(Above: It took several trips with my 1976 Datsun 280ZX to get my wine home from the bunker.)
When I moved to Rome a few years ago, I did what a lot of people leaving the country for an unspecified period of time might do: I sold my stuff. Well, a lot of it. A couple of things were left with friends, and my sister scored a nice bed. But for the most part I downsized myself and material goods down to a large duffle, a wheely bag and a laptop. Hand me that plane ticket, I’m ready.
That left one small detail: what to do with my wine?
I couldn’t really ask my friends or family, not if I wanted to ever see and drink my wine again, so I started to explore storage options. A friend had moved to Spain earlier, so on his recommendation I moved my wine to Sausalito Cellars. That turned out to be a huge mistake, and necessitated a rescue run by my friend Melissa who got my wine (and hers) out before the Mare Island Fire. Nothing like living a continent away and being left powerless, unable to protect cherished Burgundies and German wines…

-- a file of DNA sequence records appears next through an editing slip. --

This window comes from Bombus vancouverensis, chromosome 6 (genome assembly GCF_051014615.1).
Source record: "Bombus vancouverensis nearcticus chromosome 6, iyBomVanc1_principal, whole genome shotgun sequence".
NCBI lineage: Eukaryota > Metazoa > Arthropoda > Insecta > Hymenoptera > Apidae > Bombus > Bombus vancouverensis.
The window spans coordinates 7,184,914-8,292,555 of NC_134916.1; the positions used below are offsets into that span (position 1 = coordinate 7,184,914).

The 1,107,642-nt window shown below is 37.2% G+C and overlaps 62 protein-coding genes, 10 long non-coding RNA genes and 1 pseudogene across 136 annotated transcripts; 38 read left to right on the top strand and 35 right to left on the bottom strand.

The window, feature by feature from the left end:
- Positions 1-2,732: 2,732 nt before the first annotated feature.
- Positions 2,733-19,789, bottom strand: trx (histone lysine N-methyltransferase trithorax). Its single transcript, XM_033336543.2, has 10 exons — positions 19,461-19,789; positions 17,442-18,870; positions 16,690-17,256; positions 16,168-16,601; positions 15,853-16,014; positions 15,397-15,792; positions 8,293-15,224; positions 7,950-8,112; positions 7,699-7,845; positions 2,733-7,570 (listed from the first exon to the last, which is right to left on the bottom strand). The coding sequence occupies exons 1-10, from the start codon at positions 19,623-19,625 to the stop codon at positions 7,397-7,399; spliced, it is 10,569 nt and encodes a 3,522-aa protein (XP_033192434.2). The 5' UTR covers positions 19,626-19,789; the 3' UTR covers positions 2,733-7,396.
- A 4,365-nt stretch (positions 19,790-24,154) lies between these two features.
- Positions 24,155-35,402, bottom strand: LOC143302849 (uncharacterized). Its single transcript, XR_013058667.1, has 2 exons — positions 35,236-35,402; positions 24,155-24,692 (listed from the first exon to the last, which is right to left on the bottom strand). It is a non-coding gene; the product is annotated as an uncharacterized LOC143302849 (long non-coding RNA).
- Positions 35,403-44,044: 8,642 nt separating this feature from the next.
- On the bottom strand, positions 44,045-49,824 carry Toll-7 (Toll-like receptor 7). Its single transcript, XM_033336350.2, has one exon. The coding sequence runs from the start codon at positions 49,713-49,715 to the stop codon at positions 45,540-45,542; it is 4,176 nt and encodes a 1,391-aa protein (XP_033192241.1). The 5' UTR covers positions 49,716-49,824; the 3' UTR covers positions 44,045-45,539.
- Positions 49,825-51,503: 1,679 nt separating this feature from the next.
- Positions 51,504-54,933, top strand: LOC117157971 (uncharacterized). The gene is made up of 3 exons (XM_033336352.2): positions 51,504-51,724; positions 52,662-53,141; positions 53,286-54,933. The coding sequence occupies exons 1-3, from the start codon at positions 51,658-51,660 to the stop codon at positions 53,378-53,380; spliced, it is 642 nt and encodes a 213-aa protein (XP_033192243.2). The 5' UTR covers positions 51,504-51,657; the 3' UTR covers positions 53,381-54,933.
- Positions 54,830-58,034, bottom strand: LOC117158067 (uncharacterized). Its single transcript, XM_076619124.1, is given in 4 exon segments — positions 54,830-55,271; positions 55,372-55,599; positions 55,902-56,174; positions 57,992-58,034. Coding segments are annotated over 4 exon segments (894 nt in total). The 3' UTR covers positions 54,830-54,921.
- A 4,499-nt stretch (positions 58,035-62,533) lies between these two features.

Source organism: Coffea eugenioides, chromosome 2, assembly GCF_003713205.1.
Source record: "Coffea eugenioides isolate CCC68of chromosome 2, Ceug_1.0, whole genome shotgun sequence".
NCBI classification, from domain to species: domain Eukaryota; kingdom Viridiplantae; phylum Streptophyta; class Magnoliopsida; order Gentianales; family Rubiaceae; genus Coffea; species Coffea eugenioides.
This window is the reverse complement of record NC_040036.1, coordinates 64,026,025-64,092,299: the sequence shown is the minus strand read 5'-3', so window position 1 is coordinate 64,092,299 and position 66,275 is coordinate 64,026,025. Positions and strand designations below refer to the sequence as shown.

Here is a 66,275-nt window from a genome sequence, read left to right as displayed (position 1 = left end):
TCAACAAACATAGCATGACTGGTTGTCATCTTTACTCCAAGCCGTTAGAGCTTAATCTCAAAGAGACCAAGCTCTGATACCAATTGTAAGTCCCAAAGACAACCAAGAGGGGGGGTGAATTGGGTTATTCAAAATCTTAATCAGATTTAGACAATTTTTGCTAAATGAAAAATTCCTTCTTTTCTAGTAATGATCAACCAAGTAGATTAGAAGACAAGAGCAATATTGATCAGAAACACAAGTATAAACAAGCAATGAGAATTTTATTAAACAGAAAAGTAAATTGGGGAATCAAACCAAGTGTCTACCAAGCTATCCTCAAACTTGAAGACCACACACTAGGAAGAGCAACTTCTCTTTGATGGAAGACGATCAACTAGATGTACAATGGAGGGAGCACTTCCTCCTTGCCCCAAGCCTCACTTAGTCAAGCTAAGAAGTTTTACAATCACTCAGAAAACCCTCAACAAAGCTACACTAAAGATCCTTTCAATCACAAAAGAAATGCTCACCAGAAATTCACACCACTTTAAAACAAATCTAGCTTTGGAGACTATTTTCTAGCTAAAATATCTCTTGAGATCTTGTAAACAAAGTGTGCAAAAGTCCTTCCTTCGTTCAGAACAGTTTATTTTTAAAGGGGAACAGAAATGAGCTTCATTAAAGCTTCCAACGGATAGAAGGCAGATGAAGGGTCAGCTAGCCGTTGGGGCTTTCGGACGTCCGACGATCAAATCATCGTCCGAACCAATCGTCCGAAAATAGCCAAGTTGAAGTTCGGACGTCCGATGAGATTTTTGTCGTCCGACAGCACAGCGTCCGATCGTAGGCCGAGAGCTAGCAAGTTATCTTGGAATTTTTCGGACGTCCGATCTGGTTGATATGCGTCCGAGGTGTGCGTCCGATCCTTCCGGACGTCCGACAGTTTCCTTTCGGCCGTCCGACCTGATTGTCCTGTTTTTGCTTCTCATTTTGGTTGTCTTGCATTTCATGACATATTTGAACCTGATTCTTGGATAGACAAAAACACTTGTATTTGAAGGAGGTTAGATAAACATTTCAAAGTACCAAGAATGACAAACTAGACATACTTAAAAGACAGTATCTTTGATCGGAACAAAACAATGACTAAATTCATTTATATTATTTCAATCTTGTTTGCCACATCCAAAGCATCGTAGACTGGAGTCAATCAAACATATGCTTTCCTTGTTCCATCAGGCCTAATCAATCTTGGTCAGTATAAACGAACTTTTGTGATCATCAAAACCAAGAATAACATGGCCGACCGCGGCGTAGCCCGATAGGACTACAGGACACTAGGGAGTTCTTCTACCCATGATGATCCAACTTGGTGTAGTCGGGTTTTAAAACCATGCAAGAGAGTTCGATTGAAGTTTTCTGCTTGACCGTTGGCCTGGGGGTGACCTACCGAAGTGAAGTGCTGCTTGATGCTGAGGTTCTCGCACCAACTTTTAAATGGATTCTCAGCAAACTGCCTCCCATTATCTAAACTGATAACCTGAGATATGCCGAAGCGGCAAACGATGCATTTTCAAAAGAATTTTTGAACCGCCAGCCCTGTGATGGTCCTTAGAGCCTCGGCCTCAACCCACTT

When I returned to San Francisco I moved into an apartment too small for my wine stash and so I turned again to off-site storage. This time I found Presidio Wine Bunkers, which as the name implies is a converted military facility in the old Presidio at the western edge of the city. It’s not just any military facility, but a breech-loading mortar installation from the 1880s and 90s built to protect the Bay from hostile ships. They were never fired and eventually decommissioned.
Nowadays the bunker has been converted to a wine storage facility that’s not only temperature controlled (underground, 9 foot thick walls) but also earthquake proof.
My new place has plenty of room for my wine, so I’ve now moved my stash back to where I can get at it. Can’t decide yet whether or not that’s a good thing. Check back in 6 months to see what remains of my vertical of Selbach-Oster Zeltinger Schlossberg Kabinetts and we’ll see how damaging the move was.